GERALDINE EVANS is a best-selling British author. Her historical novel, Reluctant Queen, is a Category No 1 Best Seller on Amazon UK. I edited Death Dues, #11 in Evans’ fifteen popular Rafferty and Llewellyn cozy police procedurals, which received a glowing review from the Midwest Book Review. Read more. . .

JUDY LEE DUNN is an award-winning marketing blogger. I am working with Dunn to develop and line edit her memoir of reconciling liberal activism with her emotional difficulty accepting the lesbianism of her beloved daughter, Tonight Show comedienne Kellye Rowland. Read more. . .

LISA MERCADO-FERNANDEZ writes literary novels of love, loss, and friendship set in the small coastal towns of New England. I edited Mercado-Fernandez’ debut novel The Shoebox and second novel The Eighth Summer. Read more. . .

JEFF RUSSELL is the author of the debut novel, The Rules of Love and Law, based upon Jeff’s abiding passions for legal history and justice. Read more. . .

LEN JOY is the author of the debut novel, American Past Time. I worked with Len to develop his novel from its core: a short story about the self-destructive ambitions of a Minor League baseball star. Read more. . .

ALEX KENDZIORSKI is an American physician working in South Africa on community health education and wildlife conservation. I edited Kendziorski’s debut novel Wait a Season for Their Names about the endangered African painted wolf, for which he is donating the profits to wildlife conservation. Read more. . .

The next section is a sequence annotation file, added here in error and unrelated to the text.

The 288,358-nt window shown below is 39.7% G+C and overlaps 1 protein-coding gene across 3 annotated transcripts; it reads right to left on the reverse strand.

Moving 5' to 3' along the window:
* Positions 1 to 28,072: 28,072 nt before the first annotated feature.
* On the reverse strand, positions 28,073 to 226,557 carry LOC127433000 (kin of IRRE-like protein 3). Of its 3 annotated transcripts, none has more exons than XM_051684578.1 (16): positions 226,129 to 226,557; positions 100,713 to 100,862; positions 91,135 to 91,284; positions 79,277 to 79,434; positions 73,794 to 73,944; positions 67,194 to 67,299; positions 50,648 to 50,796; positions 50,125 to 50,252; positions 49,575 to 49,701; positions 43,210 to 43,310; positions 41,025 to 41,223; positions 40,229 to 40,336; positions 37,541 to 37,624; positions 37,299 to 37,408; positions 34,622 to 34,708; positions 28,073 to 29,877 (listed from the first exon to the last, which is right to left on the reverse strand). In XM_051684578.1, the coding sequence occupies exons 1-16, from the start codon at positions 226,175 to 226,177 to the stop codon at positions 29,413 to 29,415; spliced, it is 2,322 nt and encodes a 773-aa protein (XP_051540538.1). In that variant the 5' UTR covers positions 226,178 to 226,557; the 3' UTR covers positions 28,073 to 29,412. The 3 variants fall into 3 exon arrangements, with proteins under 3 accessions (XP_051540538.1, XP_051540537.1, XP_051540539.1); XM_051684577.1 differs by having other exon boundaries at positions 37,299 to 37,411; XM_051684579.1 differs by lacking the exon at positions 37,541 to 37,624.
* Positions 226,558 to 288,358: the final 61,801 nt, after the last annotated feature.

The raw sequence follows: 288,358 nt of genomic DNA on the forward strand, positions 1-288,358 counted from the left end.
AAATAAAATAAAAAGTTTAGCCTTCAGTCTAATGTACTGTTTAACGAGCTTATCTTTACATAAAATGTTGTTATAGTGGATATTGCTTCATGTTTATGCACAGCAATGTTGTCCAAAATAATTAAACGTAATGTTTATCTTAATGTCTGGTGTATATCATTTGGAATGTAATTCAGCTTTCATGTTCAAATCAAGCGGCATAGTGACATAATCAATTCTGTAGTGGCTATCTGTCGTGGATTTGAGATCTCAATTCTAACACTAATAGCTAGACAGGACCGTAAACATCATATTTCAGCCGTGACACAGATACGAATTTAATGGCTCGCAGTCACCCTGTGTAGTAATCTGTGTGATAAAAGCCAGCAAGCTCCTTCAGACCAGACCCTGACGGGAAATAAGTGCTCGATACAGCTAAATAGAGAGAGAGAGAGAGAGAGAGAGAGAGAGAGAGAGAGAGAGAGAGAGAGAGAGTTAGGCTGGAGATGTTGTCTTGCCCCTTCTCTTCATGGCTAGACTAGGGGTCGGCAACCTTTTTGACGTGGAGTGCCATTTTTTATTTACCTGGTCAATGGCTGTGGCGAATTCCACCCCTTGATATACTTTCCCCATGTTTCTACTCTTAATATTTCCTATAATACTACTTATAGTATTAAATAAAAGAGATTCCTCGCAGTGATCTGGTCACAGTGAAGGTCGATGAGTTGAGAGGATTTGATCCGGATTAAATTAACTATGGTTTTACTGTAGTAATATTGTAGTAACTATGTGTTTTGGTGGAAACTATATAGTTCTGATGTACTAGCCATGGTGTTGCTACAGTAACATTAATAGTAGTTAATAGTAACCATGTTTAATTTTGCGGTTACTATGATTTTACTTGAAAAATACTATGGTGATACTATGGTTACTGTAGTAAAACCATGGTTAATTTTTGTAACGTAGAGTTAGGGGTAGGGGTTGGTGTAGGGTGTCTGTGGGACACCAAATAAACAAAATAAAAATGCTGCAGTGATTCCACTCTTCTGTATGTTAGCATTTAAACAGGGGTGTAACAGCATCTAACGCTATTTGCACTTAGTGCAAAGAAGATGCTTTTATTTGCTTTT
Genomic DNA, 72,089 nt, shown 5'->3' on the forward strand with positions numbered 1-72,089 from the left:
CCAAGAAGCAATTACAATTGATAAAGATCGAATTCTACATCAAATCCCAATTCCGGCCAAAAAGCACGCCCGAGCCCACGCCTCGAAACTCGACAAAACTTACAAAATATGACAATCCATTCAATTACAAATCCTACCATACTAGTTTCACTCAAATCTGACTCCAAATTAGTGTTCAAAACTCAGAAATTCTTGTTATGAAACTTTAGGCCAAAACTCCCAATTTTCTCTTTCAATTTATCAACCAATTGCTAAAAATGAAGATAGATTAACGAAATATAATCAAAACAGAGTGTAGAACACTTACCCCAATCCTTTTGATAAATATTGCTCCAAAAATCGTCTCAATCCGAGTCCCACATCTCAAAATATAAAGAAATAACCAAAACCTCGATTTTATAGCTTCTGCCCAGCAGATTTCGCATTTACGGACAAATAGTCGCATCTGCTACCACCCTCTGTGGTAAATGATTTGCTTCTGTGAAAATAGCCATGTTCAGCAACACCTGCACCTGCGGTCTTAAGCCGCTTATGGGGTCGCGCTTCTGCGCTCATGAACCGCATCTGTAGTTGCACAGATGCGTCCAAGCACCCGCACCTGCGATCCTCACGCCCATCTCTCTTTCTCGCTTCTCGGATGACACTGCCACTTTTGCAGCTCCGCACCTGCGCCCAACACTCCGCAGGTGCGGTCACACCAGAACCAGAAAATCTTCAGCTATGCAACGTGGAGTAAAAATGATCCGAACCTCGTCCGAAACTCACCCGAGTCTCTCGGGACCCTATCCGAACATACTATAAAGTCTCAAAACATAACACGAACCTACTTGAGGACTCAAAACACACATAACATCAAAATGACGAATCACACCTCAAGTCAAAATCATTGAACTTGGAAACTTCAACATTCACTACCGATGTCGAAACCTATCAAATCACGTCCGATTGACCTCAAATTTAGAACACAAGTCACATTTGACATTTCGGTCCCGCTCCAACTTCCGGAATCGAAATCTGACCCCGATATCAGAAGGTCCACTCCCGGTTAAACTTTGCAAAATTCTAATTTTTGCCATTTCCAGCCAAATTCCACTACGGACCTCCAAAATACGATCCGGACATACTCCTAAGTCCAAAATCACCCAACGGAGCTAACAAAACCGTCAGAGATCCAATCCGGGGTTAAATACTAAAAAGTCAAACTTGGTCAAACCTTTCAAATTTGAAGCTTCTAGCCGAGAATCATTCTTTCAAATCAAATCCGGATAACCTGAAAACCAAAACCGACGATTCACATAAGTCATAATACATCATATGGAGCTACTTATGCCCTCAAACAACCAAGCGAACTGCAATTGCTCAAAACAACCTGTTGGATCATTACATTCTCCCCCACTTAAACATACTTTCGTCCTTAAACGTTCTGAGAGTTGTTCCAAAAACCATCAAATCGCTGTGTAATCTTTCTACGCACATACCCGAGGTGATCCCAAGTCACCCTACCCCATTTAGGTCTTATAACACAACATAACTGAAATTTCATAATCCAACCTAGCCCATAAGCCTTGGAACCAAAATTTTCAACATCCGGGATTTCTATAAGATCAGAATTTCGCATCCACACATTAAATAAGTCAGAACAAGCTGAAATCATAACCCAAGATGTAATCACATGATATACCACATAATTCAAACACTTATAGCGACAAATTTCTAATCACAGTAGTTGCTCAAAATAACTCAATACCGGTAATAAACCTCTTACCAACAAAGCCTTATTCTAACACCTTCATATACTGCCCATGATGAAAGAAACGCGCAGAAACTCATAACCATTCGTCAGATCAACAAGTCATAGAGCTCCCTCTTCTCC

ALEXANDRA GODFREY blogs for the New England Journal of Medicine. I work with Godfrey on her short fiction and narrative nonfiction, including a profile of the doctor who helped save her son’s life, “Mending Broken Hearts.” Read more. . .

In addition, I work with scores of aspiring writers in their apprenticeship to this wonderful literary art and craft.

  • By Victoria Mixon

    1. If you’ve got a love story, bring in a third party.
    2. If you’ve got a thriller, break their tools.
    3. If you’ve got sci fi, create unexpected social norms.
    4. If you’ve got a fantasy, make reality too hard to cope with.
    5. If you’ve got historical fiction, unearth facts no one from this era would know.
    6. If you’ve got a mystery, kill off your informants.
    7. If you’ve got horror, use prosaic details.
    8. If you’ve got an adventure, put your protagonist’s life in danger. And everyone else’s.
    9. If you’ve got comedy, add a touch of poignancy.
    10. If you’ve got YA, give your protagonist a dry sense of humor.
    11. If you’ve got MG, add random non sequiturs to the dialog.
    12. If you’ve got a picture book, make sure your illustrator is the very best.
    13. If you’ve got literary fiction, make sure your editor is the very best.



    “The freshest and most relevant
    advice you’ll find.”

    —Helen Gallagher, Seattle Post-Intelligencer

    The Art & Craft of Writing Fiction

    The Art & Craft of Writing Stories




9 Responses to “13 Ways to Add Depth to Your Genre Novel”

  1. Kathryn said on